The road wound beside the River Conder, through salt marsh and reed beds to Glasson Dock where we began our walk. South, through fields with a large flock of wild swans- mute swans and whoopers. Some half dozen whoopers took flight with that distinctive trumpeting call for which they’re named. At Caerlaverock in early November the whoopers were newly arrived from Iceland. They will stay on the marsh grasslands at Martin Mere and Caerlaverock through winter, returning to Iceland in March.
It is the year’s midnight, and it is the day’s. Not always. St Lucy’s Day can be full of light, heavenly light, moonlight and stars and sunlight reflected off snow. I remember a sublime winter solstice six years ago.
I lay in bed, long after my hour, listening to a volley of hail on a skylight. Sky light. Not much light until noon when a wand of silver birch gleamed in sunlight and the clouds parted briefly. Befuddled by a heavy cold, I feel a little more regal to hear that the Queen and the Duke of Edinburgh have heavy colds too.
See the suppleness of the bird as the waxwing reaches down for rowan berries, balancing with its wings tips in an arc above its body. Its brilliant yellow tail feathers show left of those raised wings. A claw grips the horizontal twig from which it hangs. At rest in the high trees they sit demure. Feeding, the birds morph into assorted shapes to reach the clusters of berries. It's a question of taste; do you like a composed image or an action shot that might turn your bird into something unrecognisable. Here's a waxwing selection of acrobats and tumblers.
Mapping the waxwing across Kendal, that's the focus. I've watched this exotic rowan to see if it would attract them. Almost home and it began to rain. I heard starling and glanced up at an alder. Not starling, but waxwing. As I settled in to watch, birds flew down to the rowan to feed. Look at the posture of the bird on the right, so supple and acrobatic compared with the blackbirds that fed beside them. Despite the rain, their colours show.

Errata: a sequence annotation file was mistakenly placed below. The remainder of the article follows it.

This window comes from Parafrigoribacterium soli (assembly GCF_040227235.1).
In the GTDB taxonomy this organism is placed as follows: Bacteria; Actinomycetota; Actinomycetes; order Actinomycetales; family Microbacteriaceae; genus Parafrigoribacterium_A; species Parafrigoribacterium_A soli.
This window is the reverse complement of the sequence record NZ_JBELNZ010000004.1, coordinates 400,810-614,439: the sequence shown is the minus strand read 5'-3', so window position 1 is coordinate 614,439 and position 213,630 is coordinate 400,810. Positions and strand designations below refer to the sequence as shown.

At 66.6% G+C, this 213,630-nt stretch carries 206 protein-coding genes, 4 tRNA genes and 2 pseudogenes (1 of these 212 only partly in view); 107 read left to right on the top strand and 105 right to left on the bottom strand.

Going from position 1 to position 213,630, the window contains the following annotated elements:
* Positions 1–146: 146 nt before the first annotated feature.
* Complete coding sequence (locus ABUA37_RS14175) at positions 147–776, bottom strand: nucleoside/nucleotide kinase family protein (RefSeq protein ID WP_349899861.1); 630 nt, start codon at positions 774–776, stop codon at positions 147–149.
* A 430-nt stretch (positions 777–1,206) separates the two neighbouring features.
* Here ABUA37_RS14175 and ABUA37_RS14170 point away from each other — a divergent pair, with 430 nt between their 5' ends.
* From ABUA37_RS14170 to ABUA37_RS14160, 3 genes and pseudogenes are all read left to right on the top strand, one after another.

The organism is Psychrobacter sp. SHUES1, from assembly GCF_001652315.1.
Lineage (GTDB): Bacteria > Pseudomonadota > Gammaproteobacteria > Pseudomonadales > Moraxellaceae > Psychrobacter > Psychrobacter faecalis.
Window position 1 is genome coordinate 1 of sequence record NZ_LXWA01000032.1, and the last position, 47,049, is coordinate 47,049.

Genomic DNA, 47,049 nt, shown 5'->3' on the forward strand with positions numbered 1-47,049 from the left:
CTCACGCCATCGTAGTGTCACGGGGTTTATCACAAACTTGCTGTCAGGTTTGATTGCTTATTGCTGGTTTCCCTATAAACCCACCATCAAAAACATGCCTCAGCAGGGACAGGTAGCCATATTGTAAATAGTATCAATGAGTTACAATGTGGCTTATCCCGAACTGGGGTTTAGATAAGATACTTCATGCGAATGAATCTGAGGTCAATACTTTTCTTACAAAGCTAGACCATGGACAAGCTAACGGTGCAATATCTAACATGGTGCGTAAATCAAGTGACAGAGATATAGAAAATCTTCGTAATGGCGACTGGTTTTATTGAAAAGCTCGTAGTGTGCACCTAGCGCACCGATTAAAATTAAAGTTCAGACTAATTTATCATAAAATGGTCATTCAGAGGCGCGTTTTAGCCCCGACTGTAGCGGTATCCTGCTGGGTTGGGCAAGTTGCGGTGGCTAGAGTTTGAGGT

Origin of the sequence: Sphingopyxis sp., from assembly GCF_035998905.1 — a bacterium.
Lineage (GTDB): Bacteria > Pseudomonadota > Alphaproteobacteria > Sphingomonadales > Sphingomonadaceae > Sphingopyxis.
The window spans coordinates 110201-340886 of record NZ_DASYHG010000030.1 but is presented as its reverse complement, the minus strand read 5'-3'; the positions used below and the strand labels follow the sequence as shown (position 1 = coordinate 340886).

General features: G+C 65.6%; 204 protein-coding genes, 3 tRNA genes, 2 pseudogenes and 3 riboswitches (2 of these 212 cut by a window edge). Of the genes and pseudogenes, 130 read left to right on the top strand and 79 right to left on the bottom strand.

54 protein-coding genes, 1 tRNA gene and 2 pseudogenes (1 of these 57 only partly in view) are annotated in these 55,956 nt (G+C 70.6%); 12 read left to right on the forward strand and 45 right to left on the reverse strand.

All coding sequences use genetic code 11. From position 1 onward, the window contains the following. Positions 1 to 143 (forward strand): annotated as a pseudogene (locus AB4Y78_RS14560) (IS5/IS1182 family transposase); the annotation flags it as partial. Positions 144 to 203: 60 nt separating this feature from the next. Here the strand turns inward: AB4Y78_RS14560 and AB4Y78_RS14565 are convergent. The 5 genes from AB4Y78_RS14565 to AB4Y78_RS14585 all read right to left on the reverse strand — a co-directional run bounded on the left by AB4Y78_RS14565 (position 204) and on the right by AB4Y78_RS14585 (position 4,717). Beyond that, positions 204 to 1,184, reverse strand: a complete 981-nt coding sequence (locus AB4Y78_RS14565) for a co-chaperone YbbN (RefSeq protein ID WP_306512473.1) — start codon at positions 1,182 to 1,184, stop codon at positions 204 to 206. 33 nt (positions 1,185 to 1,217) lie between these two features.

To-day, I can show the red 'wax' for which the bird is named.
Today, waxwing are chattering in the tree tops about Abbot Hall. It's a gloomy and rainy morning, so the vibrant colours of their plumage do not show. Perhaps you can make out the pallor of the tail-tip, which is yellow. And a hint of white below the eye. . The crest shows well, and the claws clutch a twig. I found only half a dozen birds this morning, and when the sky cleared to give a transient brilliance the birds had gone. I hope for a coincidence of waxwings and better light. Monday 5 December saw a bright and frosty morning. How unlike this day a year ago when storm Desmond struck with such ferocity!
Waxwing: I could hear their constant chatter and I found them in the topmost branches of a tree so tall I was glad of binoculars. I listened through the flow of the river, the town traffic. Rowans heavy with berries grew either side of the road and volleys of waxwing flew over rooftops, and chose the rowan beside St George’s Church. By early afternoon they had stripped the top of the tree of fruit and bare stalks showed where the waxwing had fed. A bright morning showed off their colours.
From the Scout Scar escarpment, look west toward Windermere and the Lake District Fells. Today, Windemere is made visible by white mist that lies over the lake. To the left of the image, the Coniston Fells, to the right the distinctive Langdale Pikes. There's fresh snow on the tops and bursts of sunlight gleam brilliant. As we watch the mist over Windermere rises and begins to disperse.
Once upon a time one icy January day, we came upon something curious, something out of fairy story. It’s a tale so strange you may not believe me. Once upon a time, in the last millennium, some quarter of a century ago, before the age of smart-phones and digital photography so there are no photographs. But I have witnesses- friends from Bristol Ornithological Club whom I met up with on a recent birding trip to Dumfries and Galloway. It took us time to puzzle out what we saw that day, to believe what we were seeing.
Jan Wiltshire is a nature writer living in Cumbria. She also explores islands and coast and the wildlife experience. (See Home and My Books.)